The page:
The majority of our palm trees are intended to be planted outdoors. Whilst planting palm trees is a relatively easy affair there are a few things to be aware of.
Where to plant palms
Give thought to the eventual size of the palm you are buying; beware of planting large palms too close to buildings or under power lines. Consider also the requirements each palm has. Which direction is the prevailing wind? Is the location wet or dry? Is it shaded or in full sun? When purchasing we can advise you on the most appropriate location for your palm.
When to plant palms
This is probably less of a consideration in Auckland and Northland’s mild and wet climate than in other parts of the country. For milder parts of New Zealand there’s not really a wrong time to plant a palm tree. However a few considerations:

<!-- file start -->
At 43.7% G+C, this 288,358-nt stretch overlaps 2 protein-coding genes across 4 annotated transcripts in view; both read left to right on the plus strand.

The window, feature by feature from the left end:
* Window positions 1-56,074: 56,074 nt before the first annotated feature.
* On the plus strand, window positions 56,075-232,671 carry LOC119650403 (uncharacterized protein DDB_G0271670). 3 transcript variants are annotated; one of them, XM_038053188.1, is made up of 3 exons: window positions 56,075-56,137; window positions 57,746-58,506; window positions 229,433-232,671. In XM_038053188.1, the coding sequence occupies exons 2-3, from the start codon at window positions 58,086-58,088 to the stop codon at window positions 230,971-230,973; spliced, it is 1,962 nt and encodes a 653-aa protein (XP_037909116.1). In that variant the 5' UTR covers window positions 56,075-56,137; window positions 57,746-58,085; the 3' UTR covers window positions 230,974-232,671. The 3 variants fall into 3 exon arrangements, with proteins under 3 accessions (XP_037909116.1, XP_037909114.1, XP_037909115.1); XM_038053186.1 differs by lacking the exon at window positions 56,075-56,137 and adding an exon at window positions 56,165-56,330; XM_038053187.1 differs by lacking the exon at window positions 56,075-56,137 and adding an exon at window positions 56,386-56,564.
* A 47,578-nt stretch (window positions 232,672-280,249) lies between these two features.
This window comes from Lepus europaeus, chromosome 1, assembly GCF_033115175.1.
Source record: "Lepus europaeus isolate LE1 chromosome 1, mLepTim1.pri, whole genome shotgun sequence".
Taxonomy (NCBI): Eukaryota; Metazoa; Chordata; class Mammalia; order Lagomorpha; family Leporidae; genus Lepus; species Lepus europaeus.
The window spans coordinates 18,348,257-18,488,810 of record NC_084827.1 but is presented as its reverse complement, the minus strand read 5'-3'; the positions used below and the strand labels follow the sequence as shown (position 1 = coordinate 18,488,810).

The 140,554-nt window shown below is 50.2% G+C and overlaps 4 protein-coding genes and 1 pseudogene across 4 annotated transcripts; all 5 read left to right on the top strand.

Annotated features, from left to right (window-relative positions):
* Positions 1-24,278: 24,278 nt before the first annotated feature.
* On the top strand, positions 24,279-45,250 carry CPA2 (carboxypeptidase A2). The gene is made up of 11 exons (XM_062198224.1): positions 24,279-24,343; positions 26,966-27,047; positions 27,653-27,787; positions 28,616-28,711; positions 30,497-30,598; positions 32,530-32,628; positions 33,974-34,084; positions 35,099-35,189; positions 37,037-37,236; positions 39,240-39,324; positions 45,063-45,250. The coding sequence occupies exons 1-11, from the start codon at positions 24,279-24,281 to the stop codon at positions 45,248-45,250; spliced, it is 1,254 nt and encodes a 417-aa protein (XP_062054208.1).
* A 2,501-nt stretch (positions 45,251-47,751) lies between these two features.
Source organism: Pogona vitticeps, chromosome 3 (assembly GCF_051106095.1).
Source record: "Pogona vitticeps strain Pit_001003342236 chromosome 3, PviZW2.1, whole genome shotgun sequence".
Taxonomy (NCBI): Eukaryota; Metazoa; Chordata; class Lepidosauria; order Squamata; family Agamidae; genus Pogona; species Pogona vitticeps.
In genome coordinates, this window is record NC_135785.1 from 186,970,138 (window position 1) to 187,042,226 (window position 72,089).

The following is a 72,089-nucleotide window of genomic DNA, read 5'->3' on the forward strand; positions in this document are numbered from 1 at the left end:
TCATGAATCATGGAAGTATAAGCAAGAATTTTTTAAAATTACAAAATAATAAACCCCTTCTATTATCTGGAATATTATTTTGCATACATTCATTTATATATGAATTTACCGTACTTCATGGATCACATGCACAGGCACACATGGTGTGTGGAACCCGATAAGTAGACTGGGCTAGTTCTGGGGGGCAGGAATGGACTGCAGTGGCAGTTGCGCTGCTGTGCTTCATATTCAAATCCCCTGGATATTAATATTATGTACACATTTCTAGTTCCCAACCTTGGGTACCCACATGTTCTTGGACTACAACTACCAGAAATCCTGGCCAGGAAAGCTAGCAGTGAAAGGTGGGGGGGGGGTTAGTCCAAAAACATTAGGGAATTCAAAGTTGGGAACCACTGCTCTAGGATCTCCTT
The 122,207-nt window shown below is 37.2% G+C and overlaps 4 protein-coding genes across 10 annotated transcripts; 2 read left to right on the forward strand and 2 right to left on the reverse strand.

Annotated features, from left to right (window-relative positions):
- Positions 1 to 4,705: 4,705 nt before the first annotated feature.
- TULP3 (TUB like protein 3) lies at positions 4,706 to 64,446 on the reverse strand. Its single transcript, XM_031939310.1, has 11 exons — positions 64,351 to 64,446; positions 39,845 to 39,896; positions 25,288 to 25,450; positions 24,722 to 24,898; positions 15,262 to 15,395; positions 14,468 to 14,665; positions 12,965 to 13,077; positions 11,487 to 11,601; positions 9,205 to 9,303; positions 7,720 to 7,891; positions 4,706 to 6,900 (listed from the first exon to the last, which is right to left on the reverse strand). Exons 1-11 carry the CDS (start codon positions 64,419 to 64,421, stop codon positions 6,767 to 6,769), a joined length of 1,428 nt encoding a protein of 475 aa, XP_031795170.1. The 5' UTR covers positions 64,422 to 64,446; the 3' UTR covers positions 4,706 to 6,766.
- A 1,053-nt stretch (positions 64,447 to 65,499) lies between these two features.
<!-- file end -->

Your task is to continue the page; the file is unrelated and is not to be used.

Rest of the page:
If planting in late spring or summer then do be mindful of drought and water regularly if required.
Autumn is an excellent time to plant since rainfall tends to be higher than in summer and the temperatures are a little cooler.
With the exception of very tender palms there is nothing at all wrong with planting in winter. Provided the ground’s not too boggy your palm will have a good chance to acclimatise before the weather warms up.
Early spring is also an excellent time to plant. If the palm is a delicate species the leaves may look slightly damaged as it will have been growing in a pot outside throughout the winter. However the good news is that you should have an attractive palm by later summer.
In cooler parts of the country with regular exposure to frost and chilly winds it is preferable to plant palm trees after the chances of a hard frost have passed and the ground has warmed up (perhaps late September or early October) through to early autumn (maybe late March). Outside of this period planting is not impossible but palms should be given protection from strong, cold winds.
Soil considerations, drainage and irrigation